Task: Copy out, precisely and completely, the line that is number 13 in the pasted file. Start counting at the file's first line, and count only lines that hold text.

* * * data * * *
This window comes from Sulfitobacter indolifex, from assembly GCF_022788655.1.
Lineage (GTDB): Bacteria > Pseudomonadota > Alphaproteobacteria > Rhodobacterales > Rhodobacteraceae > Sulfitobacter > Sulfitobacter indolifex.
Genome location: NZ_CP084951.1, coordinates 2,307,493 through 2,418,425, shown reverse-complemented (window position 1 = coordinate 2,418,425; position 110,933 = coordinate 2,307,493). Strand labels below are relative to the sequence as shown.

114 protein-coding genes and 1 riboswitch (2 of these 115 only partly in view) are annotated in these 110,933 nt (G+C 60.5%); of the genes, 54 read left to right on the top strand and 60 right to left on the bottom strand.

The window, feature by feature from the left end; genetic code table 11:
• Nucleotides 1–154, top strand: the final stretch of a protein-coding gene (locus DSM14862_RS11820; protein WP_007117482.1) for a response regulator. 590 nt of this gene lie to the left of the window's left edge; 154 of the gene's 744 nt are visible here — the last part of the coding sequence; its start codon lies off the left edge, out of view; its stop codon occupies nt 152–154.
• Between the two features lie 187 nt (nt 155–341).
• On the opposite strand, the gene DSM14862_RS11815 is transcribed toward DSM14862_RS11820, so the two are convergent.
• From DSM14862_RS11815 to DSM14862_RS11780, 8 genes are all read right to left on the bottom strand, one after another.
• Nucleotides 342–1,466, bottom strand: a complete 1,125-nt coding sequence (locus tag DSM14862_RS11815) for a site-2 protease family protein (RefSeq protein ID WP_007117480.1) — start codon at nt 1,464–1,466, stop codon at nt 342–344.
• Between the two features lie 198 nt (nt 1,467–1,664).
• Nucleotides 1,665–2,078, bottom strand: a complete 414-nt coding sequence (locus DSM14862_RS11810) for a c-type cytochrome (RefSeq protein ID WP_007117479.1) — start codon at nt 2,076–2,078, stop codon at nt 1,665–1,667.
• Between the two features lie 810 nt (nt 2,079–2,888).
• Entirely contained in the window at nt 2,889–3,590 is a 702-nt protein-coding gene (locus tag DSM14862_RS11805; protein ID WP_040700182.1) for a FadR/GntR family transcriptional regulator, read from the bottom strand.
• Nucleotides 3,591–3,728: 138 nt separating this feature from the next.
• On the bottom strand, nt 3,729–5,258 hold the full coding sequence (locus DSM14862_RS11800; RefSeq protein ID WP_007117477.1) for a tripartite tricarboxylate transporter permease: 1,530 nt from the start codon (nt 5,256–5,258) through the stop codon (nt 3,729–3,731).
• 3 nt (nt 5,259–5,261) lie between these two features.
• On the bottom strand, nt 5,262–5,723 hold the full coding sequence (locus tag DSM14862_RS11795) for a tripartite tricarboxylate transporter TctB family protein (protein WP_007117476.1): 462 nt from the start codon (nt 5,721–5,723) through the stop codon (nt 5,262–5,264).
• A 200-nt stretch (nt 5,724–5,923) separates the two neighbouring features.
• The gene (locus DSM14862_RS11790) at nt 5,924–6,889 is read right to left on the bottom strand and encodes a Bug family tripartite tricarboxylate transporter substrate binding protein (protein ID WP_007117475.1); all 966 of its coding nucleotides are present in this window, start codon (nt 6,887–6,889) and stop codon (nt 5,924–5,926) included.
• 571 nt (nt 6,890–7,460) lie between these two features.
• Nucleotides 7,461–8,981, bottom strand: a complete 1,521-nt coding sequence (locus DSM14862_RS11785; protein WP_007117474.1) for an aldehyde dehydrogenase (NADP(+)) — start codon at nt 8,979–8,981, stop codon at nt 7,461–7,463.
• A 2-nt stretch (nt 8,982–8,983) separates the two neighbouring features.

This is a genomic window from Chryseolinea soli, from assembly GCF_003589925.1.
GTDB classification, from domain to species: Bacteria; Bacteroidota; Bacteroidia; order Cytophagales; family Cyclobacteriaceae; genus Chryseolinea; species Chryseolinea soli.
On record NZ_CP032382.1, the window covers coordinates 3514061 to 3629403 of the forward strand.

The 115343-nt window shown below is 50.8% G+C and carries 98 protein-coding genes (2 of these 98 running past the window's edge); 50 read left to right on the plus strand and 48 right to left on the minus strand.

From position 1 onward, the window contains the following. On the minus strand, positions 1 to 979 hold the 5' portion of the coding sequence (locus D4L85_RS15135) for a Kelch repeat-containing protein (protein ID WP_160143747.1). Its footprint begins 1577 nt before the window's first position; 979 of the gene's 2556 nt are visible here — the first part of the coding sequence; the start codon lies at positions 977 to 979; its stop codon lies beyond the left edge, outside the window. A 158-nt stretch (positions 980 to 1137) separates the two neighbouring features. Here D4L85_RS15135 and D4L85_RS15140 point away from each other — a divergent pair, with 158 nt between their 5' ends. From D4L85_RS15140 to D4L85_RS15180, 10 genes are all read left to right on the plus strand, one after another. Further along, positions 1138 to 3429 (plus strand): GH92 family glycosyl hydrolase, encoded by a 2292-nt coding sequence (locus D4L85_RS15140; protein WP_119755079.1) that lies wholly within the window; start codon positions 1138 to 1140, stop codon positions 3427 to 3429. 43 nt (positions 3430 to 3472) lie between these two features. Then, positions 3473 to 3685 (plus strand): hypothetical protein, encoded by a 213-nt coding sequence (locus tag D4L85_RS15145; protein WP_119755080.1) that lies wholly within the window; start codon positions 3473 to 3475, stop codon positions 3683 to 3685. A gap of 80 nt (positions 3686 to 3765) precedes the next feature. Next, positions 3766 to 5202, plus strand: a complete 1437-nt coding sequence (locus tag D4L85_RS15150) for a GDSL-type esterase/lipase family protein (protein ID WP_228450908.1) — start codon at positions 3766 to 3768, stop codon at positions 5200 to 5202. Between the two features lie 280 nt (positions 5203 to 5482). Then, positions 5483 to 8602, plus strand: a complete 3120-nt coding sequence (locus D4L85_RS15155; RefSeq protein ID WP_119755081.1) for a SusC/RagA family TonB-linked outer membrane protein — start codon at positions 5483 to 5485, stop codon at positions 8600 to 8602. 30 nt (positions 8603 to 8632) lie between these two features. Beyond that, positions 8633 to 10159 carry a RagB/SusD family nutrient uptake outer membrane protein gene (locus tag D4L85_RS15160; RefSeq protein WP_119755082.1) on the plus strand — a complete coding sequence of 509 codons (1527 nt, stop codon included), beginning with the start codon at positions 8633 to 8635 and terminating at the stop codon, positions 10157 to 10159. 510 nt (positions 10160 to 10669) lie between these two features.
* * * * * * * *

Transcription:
• Between the two features lie 810 nt (nt 2,079–2,888).